[PlyCount "64"]
[EventDate "2015.08.01"]
[EventType "swiss"]
[EventRounds "9"]
[EventCountry "USA"]
[Source "Chessbase"]
[SourceDate "2015.08.14"]

1. d4 Nf6 2. c4 g6 3. Nc3 Bg7 4. e4 d6 5. Nf3 O-O 6. Be2 e5 7. O-O Nc6 8. d5
Ne7 9. Re1 Ne8 10. Bd2 f5 11. b4 Nf6 12. Ng5 h6 13. Ne6 Bxe6 14. dxe6 fxe4 15.
Bg4 c6 16. Nxe4 Nxe4 17. Rxe4 Nf5 18. Qe2 d5 19. cxd5 cxd5 20. Rxe5 Bxe5 21.
Qxe5 Qf6 22. Re1 Qxe5 23. Rxe5 Rae8 24. Bf3 Ne7 25. Bxh6 Rf5 26. Re1 Nc6 27.
Bd2 Ne5 28. Bd1 Nd3 29. Re3 Nxf2 30. Bc2 Ne4 31. Bxe4 dxe4 32. Rxe4 Rd5 1/2-1/2[/pgn]
As founder Dewain Barber cited at the awards ceremony, Patel is the only two-time winner of the fledging event; in fact no other person has ever won two titles in any other three events (Denker, Barber, NGIT).
Veronika Zilajeva, Anupama Rajendra, Jennifer Shahade, Evian Xiang, Jennifer Yu and Jon Haskel Veronika Zilajeva, Anupama Rajendra, Jennifer Shahade, Evian Xiang, Jennifer Yu and Jon Haskel
The National Girls Invitational Championship entered Tuesday morning in a similar predicament to the Barber. Like Patel, New Hampshire representative Evan Xiang led by a full point over the field. But would she live free or die? The Swiss System correctly paired Xiang with the highest-rated girl with 4.0/5, and that was top-rated Jennifer Yu of Virginia. Could the leader hold on for a win or draw against the WFM? The trades began piling up; by move 25 all the minor pieces had been exchanged. Yu then broke through on the queenside and formed Alekhine's Gun to win a pawn. The resulting endgame was rook+5 versus rook+4 (Magnus Carlsen has won similar endings even without the extra pawn!). This would eventually reduce to two versus one, and after 87 moves the top-player finally mated the White king.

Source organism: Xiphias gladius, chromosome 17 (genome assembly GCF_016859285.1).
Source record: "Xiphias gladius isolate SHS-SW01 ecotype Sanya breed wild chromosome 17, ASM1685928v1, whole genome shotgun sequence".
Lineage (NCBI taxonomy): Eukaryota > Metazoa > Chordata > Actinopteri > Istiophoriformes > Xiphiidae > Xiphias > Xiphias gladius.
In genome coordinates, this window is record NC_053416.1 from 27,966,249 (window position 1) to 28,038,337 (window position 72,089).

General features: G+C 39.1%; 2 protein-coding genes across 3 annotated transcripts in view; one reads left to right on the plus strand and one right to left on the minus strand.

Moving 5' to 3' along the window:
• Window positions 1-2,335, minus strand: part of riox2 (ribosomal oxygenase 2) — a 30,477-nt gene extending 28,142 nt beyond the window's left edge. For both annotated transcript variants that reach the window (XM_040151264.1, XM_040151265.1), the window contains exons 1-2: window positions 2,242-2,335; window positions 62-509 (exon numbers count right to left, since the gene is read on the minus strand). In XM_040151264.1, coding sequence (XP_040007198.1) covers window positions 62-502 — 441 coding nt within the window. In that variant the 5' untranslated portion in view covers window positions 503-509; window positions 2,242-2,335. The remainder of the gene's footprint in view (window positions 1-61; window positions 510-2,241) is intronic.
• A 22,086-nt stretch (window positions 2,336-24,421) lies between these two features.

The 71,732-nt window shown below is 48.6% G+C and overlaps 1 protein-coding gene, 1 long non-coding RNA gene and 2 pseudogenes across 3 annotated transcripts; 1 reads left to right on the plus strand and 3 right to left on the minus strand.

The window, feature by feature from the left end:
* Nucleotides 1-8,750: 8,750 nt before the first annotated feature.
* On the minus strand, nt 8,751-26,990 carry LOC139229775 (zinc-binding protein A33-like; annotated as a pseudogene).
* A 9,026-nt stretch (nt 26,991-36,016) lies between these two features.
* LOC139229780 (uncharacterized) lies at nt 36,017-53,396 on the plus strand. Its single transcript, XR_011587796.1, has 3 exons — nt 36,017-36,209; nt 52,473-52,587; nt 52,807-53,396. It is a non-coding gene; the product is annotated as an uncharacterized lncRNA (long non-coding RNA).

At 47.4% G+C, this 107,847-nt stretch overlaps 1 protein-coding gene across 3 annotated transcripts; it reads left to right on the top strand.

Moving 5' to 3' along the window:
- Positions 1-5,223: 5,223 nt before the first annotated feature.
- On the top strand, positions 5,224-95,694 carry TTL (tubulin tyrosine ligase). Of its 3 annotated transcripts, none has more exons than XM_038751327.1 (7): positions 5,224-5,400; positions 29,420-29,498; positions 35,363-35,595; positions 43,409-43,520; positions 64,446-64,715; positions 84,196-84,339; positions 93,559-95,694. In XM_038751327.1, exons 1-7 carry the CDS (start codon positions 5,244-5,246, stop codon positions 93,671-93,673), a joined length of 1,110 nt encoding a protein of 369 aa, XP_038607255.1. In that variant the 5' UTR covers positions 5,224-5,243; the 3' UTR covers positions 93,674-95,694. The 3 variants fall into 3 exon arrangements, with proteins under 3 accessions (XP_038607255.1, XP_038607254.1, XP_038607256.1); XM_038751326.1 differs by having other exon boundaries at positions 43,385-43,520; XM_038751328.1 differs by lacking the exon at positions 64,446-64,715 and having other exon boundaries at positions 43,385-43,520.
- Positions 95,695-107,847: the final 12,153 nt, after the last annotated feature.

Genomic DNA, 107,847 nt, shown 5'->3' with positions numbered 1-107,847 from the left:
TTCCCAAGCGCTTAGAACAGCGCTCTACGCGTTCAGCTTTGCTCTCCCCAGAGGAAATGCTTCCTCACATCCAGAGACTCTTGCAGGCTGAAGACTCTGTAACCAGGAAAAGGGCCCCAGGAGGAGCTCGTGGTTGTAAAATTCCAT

[pgn][White "Xiang, Evan"]
[Black "Yu, Jennifer R"]
[Result "0-1"]
[ECO "D02"]
[WhiteElo "1806"]
[BlackElo "2193"]
[PlyCount "174"]
[EventDate "2015.08.01"]
[EventType "swiss"]
[EventRounds "9"]
[EventCountry "USA"]
[Source "Chessbase"]
[SourceDate "2015.08.14"]

1. d4 d5 2. Bf4 Nf6 3. Nf3 c5 4. e3 Nc6 5. c3 Qb6 6. Qc1 Bf5 7. Nbd2 e6 8. Be2
Be7 9. h3 h6 10. O-O O-O 11. dxc5 Bxc5 12. Nb3 Be7 13. Rd1 Rac8 14. Bd3 Bxd3
15. Rxd3 a5 16. Nbd4 a4 17. Nxc6 Rxc6 18. Ne5 Rcc8 19. Qc2 Qa6 20. Rad1 b5 21.
Qe2 Bd6 22. Rd4 Qb6 23. Ng4 Nxg4 24. Bxd6 Qxd6 25. Qxg4 a3 26. Qe2 Qa6 27. Rb4
Rc5 28. Rb3 axb2 29. Qxb2 Rfc8 30. Rd4 Qc6 31. Rdb4 Rxc3 32. Rxc3 Qxc3 33. Qxc3